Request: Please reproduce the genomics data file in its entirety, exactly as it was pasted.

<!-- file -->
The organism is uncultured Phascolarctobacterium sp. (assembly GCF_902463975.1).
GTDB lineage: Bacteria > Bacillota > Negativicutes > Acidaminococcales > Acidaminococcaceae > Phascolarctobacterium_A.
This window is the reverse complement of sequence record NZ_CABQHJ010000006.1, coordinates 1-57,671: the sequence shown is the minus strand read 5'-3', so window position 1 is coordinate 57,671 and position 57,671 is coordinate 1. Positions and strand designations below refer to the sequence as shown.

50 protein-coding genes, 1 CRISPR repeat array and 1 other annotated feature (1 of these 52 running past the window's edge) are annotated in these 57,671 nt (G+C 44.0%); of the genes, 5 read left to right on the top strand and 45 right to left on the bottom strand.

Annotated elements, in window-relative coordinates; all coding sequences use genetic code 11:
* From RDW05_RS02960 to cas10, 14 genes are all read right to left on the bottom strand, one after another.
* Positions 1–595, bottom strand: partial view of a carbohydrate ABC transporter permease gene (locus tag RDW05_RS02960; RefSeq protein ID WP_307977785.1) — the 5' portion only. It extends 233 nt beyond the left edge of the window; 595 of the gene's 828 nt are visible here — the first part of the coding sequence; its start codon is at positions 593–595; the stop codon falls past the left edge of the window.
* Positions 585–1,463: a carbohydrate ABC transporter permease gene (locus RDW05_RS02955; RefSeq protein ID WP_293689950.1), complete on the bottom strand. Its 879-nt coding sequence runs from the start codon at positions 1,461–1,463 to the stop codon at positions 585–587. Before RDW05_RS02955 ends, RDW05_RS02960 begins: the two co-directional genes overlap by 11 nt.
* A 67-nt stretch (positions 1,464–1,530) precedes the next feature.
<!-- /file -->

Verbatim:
The organism is uncultured Phascolarctobacterium sp. (assembly GCF_902463975.1).
GTDB lineage: Bacteria > Bacillota > Negativicutes > Acidaminococcales > Acidaminococcaceae > Phascolarctobacterium_A.
This window is the reverse complement of sequence record NZ_CABQHJ010000006.1, coordinates 1-57,671: the sequence shown is the minus strand read 5'-3', so window position 1 is coordinate 57,671 and position 57,671 is coordinate 1. Positions and strand designations below refer to the sequence as shown.

50 protein-coding genes, 1 CRISPR repeat array and 1 other annotated feature (1 of these 52 running past the window's edge) are annotated in these 57,671 nt (G+C 44.0%); of the genes, 5 read left to right on the top strand and 45 right to left on the bottom strand.

Annotated elements, in window-relative coordinates; all coding sequences use genetic code 11:
* From RDW05_RS02960 to cas10, 14 genes are all read right to left on the bottom strand, one after another.
* Positions 1–595, bottom strand: partial view of a carbohydrate ABC transporter permease gene (locus tag RDW05_RS02960; RefSeq protein ID WP_307977785.1) — the 5' portion only. It extends 233 nt beyond the left edge of the window; 595 of the gene's 828 nt are visible here — the first part of the coding sequence; its start codon is at positions 593–595; the stop codon falls past the left edge of the window.
* Positions 585–1,463: a carbohydrate ABC transporter permease gene (locus RDW05_RS02955; RefSeq protein ID WP_293689950.1), complete on the bottom strand. Its 879-nt coding sequence runs from the start codon at positions 1,461–1,463 to the stop codon at positions 585–587. Before RDW05_RS02955 ends, RDW05_RS02960 begins: the two co-directional genes overlap by 11 nt.
* A 67-nt stretch (positions 1,464–1,530) precedes the next feature.